By Michelle Rafferty
The announcement of another zombie tv show, exhibits our intensifying zombie love, but why do we dig this monster so much? He’s everywhere: in our novels, on television, and even the stage, but why? I decided to investigate and narrowed it down to the following:
1.) Monsters are now highbrow.
Steve Asma, author of On Monsters: An Unnatural History of our Worst Fears, told me over e-mail:
High culture aficionados have always looked down their noses at the genre – in part because kids (who generally have no taste whatsoever) are so enviably thrilled by monster stories. And also, truth be told, there have been so many bad monster stories, movies, and television shows, that intellectual and critical dismissal is almost justifiable.
Good monster stories, however, are proliferating of late. Zombie stories, for example, have taken on a whole new level of sophistication – and not just because they’re suddenly cropping up in Jane Austen novels. Good monster stories are only partly about exotic and frightening creatures. Successful monster stories are, of course, about us. They explore aspects of the human condition that cannot be seen or examined straight on, but must be glimpsed obliquely. Lust, fear, rage, vulnerability, craving, alienation, regret; these are the emotional territories that monster stories can explore beautifully.
2.) Zombies are less scary than our own families.
Soho Press just announced it will publish J. Ross Angelella’s Zombie, the story of a 14-year-old boy who deals with all-boys Catholic school and father issues through both women’s magazines and zombie movies.
I asked Justin Hargett, Director of Publicity at Soho Press, why this book is so special. He said:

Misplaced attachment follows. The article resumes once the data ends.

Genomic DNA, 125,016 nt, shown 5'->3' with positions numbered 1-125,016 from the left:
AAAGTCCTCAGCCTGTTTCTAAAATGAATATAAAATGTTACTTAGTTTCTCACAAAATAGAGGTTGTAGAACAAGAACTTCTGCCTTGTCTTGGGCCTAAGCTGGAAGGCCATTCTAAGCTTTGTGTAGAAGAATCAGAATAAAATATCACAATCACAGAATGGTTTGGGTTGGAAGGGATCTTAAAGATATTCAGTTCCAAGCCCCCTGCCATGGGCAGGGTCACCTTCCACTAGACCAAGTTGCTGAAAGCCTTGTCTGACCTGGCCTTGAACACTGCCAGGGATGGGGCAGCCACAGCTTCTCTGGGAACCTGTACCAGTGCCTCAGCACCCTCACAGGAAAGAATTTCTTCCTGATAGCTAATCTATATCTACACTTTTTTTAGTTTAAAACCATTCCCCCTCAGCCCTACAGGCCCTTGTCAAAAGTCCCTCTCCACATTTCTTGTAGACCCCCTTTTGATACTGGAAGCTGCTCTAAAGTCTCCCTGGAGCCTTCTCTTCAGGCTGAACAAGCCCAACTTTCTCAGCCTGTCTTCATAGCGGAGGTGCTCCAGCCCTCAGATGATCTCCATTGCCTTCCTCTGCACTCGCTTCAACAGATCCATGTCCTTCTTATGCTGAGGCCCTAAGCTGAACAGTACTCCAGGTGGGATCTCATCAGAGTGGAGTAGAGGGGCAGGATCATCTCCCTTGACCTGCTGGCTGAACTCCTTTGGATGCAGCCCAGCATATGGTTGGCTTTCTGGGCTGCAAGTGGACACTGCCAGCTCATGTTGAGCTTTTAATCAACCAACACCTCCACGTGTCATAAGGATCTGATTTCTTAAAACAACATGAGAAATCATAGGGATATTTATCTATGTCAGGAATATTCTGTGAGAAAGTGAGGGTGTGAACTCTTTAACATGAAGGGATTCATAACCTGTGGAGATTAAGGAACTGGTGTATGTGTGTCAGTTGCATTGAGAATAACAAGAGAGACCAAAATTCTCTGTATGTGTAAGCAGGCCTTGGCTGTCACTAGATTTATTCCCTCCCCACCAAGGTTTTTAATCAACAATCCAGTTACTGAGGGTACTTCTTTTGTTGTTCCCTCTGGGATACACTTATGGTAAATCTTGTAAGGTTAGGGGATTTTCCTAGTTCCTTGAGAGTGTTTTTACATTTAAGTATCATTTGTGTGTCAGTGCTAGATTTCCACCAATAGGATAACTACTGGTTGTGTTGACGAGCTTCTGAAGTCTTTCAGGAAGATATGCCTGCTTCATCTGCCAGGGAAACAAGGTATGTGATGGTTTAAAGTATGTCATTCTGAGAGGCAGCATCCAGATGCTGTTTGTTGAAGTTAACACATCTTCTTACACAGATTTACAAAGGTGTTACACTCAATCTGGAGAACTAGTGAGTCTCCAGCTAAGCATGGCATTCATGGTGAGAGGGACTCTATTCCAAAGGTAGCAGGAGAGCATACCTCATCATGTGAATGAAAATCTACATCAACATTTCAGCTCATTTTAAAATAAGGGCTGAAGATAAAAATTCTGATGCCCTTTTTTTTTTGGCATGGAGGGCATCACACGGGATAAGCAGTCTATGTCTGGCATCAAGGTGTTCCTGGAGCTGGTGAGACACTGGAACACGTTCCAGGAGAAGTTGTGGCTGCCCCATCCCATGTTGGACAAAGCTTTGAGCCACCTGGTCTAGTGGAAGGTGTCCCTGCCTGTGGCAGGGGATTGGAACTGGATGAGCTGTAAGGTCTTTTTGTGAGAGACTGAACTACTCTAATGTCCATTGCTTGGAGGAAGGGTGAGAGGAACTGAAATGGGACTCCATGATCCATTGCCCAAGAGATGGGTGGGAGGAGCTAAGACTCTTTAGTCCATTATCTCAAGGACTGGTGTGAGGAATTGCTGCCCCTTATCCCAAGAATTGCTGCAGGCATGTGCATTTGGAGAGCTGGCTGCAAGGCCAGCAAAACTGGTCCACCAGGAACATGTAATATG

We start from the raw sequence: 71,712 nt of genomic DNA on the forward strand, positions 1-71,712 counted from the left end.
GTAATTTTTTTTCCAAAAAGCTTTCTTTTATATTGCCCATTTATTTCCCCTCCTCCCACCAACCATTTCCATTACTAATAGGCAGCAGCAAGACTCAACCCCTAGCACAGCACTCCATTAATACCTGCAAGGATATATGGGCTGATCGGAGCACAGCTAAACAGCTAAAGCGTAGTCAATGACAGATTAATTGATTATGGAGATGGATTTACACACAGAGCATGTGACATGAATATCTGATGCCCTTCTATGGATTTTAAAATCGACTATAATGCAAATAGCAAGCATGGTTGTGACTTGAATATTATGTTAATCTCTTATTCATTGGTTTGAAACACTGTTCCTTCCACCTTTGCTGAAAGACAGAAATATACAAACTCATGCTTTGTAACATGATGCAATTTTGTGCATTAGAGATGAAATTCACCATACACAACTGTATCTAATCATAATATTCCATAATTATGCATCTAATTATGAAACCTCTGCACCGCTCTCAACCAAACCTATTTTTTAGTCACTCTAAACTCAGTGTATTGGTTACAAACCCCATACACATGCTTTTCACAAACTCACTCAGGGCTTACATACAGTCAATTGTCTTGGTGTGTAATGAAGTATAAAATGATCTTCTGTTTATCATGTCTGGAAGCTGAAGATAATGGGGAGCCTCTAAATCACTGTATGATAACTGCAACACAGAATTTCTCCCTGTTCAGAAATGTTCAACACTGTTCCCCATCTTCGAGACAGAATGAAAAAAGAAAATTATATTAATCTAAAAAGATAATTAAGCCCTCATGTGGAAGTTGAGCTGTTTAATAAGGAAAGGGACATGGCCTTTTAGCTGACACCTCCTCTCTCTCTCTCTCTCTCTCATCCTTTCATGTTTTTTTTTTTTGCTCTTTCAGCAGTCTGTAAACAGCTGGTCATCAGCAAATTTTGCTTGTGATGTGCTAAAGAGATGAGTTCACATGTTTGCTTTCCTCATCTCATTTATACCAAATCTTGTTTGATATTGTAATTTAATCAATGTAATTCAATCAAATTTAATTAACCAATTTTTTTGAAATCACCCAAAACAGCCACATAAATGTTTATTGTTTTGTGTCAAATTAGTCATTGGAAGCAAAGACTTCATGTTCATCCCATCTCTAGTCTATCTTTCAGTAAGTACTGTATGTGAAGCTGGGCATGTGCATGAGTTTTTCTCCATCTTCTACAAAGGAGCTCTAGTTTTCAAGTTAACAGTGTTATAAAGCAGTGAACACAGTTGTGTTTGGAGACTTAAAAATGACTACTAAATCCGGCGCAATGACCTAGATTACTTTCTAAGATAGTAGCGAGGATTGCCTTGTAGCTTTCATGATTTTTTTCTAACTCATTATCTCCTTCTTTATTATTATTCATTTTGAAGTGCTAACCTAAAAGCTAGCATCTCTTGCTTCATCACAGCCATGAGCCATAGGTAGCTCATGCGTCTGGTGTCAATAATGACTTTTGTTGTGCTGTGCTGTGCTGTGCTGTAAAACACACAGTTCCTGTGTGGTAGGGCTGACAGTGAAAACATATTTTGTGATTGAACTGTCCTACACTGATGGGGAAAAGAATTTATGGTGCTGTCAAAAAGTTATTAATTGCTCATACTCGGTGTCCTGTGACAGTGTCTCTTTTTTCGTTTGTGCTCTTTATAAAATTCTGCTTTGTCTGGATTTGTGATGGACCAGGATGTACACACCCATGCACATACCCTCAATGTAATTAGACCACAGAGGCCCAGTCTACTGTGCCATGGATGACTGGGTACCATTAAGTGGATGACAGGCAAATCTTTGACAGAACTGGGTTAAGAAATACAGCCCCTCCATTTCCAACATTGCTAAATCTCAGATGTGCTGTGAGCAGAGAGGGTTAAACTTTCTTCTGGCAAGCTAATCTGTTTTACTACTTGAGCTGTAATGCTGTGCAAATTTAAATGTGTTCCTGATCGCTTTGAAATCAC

In the end – this has always been true of good fiction that deals with monsters – it’s got to be about the human characters, as well as offering some window onto society. In the case of Zombie, the kid’s obsession with Zombie movies offers him life lessons and strategies for coping with his family situation, which can be confusing and alienating to a kid.
3.) Zombies make good prime-time after school specials.
On a special Sunday Glee, Coach Beiste and Mr. Schuester cooked up a scheme to bring together McKinley’s divided football team right before their championship game: Zombie camp! After hours of lurch training and zombie make-up sessions the football players really did begin to understand what glee is all about. Brittany put it best:
Zombie camp was funner than I expected. And the glee club together with the football team, it’s like a double rainbow. A zombie double rainbow.
A slushie run-in with the hockey team nearly ended the glee/jock alliance, but the football players come through for the Thriller/Heads Will Roll mash-up half time performance. And then. The team won the big game by staying in zombie costume and growling “brraaaaaaiiiinssss” at the opposing team.
It makes sense the zombie was behind this momentary peace at McKinley High. According to Asma’s On Monsters, zombies classify as liminal (from the Latin word limen meaning “threshold”) because they are neither living or dead. They are difficult to define (like other “monsters” in history including hermaphrodites, the Minotaur, and Frankenstein’s creature), but Asma argues, so are we all:
Of course, the extraordinary and the ordinary are often just different by degree rather than kind. So the extent to which everyone is a little hard to categorize is the extent to which we are all liminal.
I imagine a sage Puck voice-over: Everyone, even the Puckster, is kind of weird. Who better than the monster to help us embrace that fact?